President Wickremesinghe’s reported statement that he would abolish the Provincial Councils only infuriated the Tamils and raised the hackles in New Delhi. In 1987, India had to intervene politically and militarily to solve the Tamil issue through the India-Sri Lanka Accord of July 1987 and the deployment of an India Peace Keeping Force.
India has grave security/geopolitical issues vis-à-vis Sri Lanka. New Delhi appears to fear that China and Pakistan have colluded to challenge India’s pre-eminent position in North Sri Lanka, which is geographically close to India and where the minority Tamils are in a majority. The North also has a very significant Muslim population. While the Chinese are investing in fisheries projects to win over the common man in the North, Pakistan is concentrating on the Muslims, especially in Mannar district which faces Tamil Nadu.
Recently, the Pakistan High Commissioner Maj.Gen. Umar Farooq Burki was on a week-long tour of the Northern Province during which he distributed sewing machines and inaugurated a rural water supply project in Mannar. The Chinese Ambassador Qi Zhenhong also had gone on a well-publicized tour of the North. He even worshipped at the Nallur temple in the traditional Hindu fashion to endear himself to the Hindu Tamils. China had swung a renewable energy project in three islands off Jaffna facing India, but Colombo canceled the deal when India raised security issues.
India has an advantage in the North over China because the Tamils believe that, unlike India, China will invariably support the Sri Lankan government on the Tamils’ demand for provincial autonomy. Significantly, a recent attempt by China to set up an Agricultural unit in Jaffna University was thwarted by the Jaffna University Students Union. The union alleged that the unit is a ruse to grab the Tamils’ land in collusion with the Lankan government. India fears that Colombo would subtly encourage the Chinese and Pakistanis to get a foothold in the North to check India’s influence there.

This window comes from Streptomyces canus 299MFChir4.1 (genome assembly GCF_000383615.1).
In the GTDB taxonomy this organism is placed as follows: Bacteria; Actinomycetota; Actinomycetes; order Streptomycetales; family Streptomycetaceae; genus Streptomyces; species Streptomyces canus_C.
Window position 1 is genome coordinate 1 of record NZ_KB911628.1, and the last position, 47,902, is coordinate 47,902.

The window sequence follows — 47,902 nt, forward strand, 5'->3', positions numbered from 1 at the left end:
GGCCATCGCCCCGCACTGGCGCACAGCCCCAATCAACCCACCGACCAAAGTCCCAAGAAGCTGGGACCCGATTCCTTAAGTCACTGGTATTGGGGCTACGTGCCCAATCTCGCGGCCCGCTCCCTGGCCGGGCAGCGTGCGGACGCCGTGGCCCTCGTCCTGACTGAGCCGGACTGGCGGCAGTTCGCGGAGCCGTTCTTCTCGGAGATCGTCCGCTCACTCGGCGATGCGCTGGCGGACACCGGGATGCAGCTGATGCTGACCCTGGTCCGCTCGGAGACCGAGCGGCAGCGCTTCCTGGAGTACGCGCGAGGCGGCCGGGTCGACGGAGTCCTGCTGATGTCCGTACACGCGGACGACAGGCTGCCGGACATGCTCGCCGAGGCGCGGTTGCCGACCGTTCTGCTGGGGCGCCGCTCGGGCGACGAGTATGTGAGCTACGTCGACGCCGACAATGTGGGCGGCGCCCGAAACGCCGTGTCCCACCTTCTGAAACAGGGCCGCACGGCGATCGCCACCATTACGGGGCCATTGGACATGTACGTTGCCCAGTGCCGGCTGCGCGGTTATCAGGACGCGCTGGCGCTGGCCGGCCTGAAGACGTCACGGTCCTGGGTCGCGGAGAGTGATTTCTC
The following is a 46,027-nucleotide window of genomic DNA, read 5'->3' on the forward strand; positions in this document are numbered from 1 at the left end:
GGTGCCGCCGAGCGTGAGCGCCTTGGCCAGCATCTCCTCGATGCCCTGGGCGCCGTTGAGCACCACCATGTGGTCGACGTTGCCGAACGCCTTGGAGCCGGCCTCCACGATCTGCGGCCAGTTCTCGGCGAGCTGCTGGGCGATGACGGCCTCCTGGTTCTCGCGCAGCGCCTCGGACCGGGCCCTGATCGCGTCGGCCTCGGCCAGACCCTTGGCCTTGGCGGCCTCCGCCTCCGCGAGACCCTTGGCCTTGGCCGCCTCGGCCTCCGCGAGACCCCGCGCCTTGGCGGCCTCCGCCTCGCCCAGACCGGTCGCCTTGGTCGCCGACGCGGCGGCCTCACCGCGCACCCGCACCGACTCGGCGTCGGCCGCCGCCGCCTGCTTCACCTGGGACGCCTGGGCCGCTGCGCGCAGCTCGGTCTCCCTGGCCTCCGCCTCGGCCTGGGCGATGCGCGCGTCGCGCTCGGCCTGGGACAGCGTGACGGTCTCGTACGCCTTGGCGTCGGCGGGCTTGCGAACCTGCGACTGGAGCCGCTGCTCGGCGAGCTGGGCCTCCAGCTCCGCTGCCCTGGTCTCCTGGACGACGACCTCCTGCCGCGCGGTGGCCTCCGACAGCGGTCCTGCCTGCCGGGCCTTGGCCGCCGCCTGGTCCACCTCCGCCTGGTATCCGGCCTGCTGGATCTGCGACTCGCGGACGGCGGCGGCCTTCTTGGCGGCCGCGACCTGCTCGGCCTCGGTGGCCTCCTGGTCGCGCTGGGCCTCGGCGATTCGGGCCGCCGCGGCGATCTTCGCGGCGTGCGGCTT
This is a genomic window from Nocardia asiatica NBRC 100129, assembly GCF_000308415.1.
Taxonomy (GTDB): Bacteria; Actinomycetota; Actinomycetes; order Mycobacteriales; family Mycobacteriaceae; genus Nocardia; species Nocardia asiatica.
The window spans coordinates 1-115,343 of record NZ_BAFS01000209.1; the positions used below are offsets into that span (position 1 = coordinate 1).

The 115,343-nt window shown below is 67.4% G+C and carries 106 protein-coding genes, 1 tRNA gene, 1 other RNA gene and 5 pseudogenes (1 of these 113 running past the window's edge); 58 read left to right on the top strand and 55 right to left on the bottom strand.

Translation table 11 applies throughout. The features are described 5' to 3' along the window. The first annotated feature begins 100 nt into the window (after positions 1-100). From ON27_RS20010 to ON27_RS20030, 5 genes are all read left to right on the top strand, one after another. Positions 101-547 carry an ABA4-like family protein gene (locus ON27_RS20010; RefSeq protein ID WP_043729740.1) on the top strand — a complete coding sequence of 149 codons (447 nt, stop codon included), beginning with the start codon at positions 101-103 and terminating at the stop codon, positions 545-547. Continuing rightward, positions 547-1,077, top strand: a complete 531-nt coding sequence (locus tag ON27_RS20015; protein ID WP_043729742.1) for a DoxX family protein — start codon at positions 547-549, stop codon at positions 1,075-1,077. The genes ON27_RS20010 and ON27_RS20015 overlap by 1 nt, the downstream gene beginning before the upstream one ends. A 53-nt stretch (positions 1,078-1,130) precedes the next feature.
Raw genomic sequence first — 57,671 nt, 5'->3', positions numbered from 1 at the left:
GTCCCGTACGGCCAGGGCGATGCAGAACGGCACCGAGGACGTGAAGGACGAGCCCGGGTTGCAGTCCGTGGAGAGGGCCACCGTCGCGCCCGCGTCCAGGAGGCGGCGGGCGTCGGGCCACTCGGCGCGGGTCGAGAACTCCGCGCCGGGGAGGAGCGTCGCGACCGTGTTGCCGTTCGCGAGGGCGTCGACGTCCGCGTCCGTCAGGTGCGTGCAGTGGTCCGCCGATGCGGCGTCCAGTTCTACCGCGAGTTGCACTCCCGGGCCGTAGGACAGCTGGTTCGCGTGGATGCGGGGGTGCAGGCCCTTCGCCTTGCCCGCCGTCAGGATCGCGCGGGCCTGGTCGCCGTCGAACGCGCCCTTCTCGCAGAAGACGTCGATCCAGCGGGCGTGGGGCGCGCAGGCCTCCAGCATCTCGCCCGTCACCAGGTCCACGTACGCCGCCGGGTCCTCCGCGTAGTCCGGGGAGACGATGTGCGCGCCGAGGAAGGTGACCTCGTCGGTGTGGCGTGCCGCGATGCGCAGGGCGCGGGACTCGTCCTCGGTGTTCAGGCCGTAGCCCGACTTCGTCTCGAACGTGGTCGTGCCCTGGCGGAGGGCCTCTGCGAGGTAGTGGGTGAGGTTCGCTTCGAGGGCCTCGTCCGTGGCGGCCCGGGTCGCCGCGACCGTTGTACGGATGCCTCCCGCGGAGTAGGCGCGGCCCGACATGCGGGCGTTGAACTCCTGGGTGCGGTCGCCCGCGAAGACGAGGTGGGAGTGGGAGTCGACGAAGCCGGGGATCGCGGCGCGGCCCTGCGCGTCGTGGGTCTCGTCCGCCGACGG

“Visit” of Intelligence Chief
More recently, what prompted India to engage Sri Lanka at the highest level, was the supply of fuel to a second Chinese research and surveillance (spy) vessel Yuan Wang 6 off Hambantota port in early November. Without informing India, which is a maritime security partner, Colombo allegedly helped the vessel refuel in international waters off Hambantota port.
Earlier, in August, India had objected to the docking of Yuan Wang 5 at Hambantota port on the grounds that it will spy on vital Indian installations in South India. The vessel eventually docked at Hambantota after Sri Lanka gave some assurances regarding security.
India had wanted Sri Lanka to consult it before allowing Chinese military and dual-purpose vessels. But Sri Lanka was constrained by the fact that China had taken Hambantota port on lease for 99-years, and also has a terminal in Colombo port.
Absence of Reciprocity
Some Sri Lankans wonder how Bangladesh manages to have good relations with India and China while Sri Lanka is unable to. Bangladesh is a major recipient of Chinese economic investment and also arms, but still it has good relations with India.
Example of Bangladesh
The answer lies in the fact that Bangladesh, under Prime Minister Sheikh Hasina, has been able to satisfy India on vital security matters and also meet its economic needs. Sheikh Hasina has seen to it that Bangladesh does not become a sanctuary or a cockpit for terrorists intending to strike India.
On the economic front, she has allowed transit for Indian traffic between the Indian State of West Bengal and India’s North Eastern States. She has not allowed the dispute over the Teesta river waters to bedevil cooperation with India on other matters. Most importantly, peace with India has allowed Bangladesh become a South Asian economic tiger.
Well-wishers hope that Sri Lanka will see the futility of being indifferent to India’s concerns and begin cooperating with it for the betterment of both countries.
by P. K. Balachandran